The "Roommate" Dilemma

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I have an awesome apartment attached to my house. It has everything so I could essentially close the door between the two units and rent it out and the person would have everything they need (1,300 square feet including a full kitchen, bedroom, walk in closet, laundry, living room, dining room and separate entrance).


Mom's former caregiver, Carol, became like family. She is 79 and very active and healthy. She lives alone in a second story apartment in an over 55 complex. She had been looking to move closer to her daughter all along (daughter lives in my neighborhood).


So, now Mom has passed and Carol and I have negotiated her renting Mom's apartment. Win /win. She has a better living situation, we have rent coming in and the kids love her. I agreed to honor the rent that she had been paying but it is $300 less than we would have rented the apartment for. In exchange for the bargain rent, she has agreed to continue to be available to take my daughter to her orthodontist appointments, give the kids other rides as needed etc.


The dilemma: She clearly envisions that this will be a roommate situation where she is an active member of our family - the new grandma, if you will. I envisioned it to be a landlord/tenant relationship where we are neighbors and friends. I pictured the door between the units being shut and us knocking when we want to spend time together. I was picturing her living alone but joining us for an occasional meal together or a shopping trip or whatever. But mostly, living as two separate households.


She has made comments about helping me with housework (vacuuming/sweeping downstairs) and helping get dinner started for us. I subtly demurred. Too subtly because she has mentioned it again.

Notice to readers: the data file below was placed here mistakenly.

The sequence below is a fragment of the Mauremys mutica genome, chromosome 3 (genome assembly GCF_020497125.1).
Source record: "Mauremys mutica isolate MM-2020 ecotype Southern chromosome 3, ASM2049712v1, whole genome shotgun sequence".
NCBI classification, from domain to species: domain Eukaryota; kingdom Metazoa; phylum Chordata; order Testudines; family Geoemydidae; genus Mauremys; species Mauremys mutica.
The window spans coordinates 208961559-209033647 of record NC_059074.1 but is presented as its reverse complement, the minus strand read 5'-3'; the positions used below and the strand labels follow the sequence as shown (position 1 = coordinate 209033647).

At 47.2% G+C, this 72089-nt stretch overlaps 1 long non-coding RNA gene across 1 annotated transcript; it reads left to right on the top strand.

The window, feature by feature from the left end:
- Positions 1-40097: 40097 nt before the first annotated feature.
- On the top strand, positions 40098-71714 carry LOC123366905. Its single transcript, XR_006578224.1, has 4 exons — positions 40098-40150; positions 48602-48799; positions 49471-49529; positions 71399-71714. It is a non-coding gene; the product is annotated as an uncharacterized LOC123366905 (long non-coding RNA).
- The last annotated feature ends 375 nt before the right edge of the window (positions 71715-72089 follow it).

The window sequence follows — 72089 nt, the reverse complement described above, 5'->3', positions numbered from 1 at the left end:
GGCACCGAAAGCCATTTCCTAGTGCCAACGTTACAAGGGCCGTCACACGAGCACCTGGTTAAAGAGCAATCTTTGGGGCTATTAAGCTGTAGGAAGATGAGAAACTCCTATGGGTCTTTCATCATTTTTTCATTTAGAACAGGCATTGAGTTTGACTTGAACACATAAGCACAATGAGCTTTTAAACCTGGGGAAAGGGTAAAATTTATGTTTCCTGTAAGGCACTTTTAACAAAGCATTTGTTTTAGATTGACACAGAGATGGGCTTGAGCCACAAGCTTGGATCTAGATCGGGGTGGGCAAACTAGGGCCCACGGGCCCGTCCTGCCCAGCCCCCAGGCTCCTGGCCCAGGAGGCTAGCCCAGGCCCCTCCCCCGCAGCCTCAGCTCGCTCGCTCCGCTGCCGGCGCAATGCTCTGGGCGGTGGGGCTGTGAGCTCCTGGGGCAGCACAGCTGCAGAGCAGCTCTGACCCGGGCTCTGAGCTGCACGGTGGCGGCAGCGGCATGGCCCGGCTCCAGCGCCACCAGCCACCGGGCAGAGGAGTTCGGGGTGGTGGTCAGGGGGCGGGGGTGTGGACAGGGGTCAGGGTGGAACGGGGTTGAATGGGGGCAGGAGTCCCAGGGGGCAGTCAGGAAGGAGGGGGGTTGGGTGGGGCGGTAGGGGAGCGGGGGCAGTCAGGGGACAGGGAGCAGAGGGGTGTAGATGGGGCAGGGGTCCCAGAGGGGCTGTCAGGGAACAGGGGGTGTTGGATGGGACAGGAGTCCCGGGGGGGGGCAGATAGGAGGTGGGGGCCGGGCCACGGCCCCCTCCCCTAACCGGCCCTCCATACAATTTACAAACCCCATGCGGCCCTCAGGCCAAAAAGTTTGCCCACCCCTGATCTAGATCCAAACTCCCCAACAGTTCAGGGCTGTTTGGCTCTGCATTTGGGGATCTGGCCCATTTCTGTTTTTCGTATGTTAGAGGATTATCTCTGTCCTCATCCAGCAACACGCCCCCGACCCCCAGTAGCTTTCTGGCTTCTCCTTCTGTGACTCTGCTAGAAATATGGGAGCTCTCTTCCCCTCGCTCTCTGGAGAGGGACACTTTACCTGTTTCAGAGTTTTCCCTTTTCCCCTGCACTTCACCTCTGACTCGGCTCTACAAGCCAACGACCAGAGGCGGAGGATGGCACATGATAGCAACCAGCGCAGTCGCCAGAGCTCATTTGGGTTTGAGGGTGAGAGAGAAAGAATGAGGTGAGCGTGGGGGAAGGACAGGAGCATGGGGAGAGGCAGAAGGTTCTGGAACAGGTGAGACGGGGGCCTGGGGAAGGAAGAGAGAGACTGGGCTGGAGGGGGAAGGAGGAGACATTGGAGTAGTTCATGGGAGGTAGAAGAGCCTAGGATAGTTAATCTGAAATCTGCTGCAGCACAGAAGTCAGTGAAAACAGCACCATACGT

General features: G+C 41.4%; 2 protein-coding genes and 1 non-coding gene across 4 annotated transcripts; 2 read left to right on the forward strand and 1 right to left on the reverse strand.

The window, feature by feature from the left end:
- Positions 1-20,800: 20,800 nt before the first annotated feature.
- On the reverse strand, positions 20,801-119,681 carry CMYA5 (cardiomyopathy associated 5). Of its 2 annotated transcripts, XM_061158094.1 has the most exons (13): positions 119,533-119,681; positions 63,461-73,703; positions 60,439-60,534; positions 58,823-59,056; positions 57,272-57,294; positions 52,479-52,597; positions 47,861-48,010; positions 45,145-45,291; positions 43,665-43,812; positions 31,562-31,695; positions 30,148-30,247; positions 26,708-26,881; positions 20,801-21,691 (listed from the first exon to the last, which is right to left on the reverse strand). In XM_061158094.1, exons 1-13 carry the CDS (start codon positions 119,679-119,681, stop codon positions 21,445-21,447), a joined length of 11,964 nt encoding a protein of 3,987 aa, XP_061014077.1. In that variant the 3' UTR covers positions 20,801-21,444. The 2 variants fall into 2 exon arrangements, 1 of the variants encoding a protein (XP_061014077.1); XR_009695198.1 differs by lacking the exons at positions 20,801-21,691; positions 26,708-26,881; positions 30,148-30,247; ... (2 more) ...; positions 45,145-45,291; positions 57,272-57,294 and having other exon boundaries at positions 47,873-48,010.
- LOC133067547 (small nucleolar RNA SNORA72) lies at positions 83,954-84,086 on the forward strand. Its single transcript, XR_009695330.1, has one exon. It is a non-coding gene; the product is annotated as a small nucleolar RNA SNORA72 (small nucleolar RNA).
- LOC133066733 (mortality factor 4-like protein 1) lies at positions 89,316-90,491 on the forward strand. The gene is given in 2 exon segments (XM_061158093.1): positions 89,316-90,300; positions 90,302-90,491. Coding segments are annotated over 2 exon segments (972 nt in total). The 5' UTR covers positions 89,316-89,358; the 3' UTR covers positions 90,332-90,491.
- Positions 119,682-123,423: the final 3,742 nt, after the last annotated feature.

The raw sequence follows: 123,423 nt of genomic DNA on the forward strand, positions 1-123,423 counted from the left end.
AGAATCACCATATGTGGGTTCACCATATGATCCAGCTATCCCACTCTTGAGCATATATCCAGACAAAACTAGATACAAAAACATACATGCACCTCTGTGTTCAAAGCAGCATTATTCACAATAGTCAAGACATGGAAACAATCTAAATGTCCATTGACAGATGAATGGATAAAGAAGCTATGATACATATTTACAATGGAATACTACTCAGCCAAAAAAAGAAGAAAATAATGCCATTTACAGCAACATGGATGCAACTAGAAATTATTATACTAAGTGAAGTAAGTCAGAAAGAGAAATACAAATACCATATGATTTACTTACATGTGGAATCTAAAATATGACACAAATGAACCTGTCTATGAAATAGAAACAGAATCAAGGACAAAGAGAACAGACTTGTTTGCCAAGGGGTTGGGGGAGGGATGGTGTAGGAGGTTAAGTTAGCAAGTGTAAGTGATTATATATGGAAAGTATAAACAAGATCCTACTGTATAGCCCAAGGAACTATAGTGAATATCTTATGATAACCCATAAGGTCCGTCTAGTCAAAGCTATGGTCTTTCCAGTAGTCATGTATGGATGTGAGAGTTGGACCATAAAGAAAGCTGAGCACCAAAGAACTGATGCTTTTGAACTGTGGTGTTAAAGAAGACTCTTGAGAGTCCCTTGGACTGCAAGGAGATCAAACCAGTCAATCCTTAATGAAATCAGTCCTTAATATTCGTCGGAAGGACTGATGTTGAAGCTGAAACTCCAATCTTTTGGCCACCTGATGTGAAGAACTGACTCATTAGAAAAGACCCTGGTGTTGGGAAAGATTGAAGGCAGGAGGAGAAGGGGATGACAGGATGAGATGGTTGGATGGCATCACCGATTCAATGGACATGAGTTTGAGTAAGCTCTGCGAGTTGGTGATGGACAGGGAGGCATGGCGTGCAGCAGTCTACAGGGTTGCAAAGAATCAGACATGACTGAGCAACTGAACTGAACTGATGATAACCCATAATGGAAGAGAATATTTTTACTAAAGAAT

I like her a lot but want some space and privacy. I know I need to have a talk with her and express my feelings but don't have the words and can't find the perfect time.


And, we also need to consider that she is 79. I was an unwilling caregiver to my mother. I do like Carol a LOT more than I liked my mother but I also know what an endeavor that was. I know as she gets older, Carol will need help but I am worried that an occasional assist with this or that can eventually morph into full blown caregiving.


Her daughter and I know each other professionally and we are friendly. Her main problem with her mother is getting her mother to back off and not do everything for her kids. You know, letting them clean up after themselves, do their own laundry etc. I can see that.


It is too late to back out now. Carol has already figured out where all of her furniture is going. I just need to find a way to define the relationship.

34 Comments

Good luck, but, it's very difficult to set boundaries when you are practically living under the same roof, with a person that you have had a previous relationship with and consider more a friend than tenant.

You may want her to perform some things, like being available for children's transportation when needed, but, at the same time expecting her to not be overly involved. It's ripe for a terrible outcome, imo. If there is no contract yet, I'd reconsider. There are so many things that could go south. And then how would you feel evicting someone at her age? That's what I would look at. What is the remedy if things don't work out? It could make for a very uncomfortable situation.

If you still want to proceed, I'd consult with an attorney and get help on getting a written Lease that includes provisions that protect your interests.
I would say that you are unwilling to set up a situation either one of you may regret some day, where she may feel she is not free to come and go as she pleases or has become an unpaid caregiver and you begin to resent your lack of privacy. Tell her that you appreciate her offer to help you and will avail yourself of it only when you both agree in advance. And of course set up an understanding about how much to pay for her time.